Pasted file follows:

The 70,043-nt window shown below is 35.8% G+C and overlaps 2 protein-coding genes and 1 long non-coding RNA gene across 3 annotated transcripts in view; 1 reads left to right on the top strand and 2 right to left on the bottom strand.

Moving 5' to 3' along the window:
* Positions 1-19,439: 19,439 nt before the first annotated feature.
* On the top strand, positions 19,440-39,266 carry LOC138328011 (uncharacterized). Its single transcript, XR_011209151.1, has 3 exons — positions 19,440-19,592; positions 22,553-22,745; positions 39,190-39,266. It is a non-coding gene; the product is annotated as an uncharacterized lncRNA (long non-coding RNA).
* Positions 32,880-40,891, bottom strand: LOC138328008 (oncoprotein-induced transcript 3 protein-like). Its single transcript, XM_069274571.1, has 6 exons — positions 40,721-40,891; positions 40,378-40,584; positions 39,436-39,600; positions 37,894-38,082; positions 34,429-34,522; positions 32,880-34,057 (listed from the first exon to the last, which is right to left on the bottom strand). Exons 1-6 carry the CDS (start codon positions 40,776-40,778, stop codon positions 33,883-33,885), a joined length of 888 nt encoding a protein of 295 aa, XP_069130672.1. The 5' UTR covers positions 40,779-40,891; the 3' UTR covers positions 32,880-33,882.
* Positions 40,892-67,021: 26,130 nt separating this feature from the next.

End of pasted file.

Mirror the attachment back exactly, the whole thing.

The 70,043-nt window shown below is 35.8% G+C and overlaps 2 protein-coding genes and 1 long non-coding RNA gene across 3 annotated transcripts in view; 1 reads left to right on the top strand and 2 right to left on the bottom strand.

Moving 5' to 3' along the window:
* Positions 1-19,439: 19,439 nt before the first annotated feature.
* On the top strand, positions 19,440-39,266 carry LOC138328011 (uncharacterized). Its single transcript, XR_011209151.1, has 3 exons — positions 19,440-19,592; positions 22,553-22,745; positions 39,190-39,266. It is a non-coding gene; the product is annotated as an uncharacterized lncRNA (long non-coding RNA).
* Positions 32,880-40,891, bottom strand: LOC138328008 (oncoprotein-induced transcript 3 protein-like). Its single transcript, XM_069274571.1, has 6 exons — positions 40,721-40,891; positions 40,378-40,584; positions 39,436-39,600; positions 37,894-38,082; positions 34,429-34,522; positions 32,880-34,057 (listed from the first exon to the last, which is right to left on the bottom strand). Exons 1-6 carry the CDS (start codon positions 40,776-40,778, stop codon positions 33,883-33,885), a joined length of 888 nt encoding a protein of 295 aa, XP_069130672.1. The 5' UTR covers positions 40,779-40,891; the 3' UTR covers positions 32,880-33,882.
* Positions 40,892-67,021: 26,130 nt separating this feature from the next.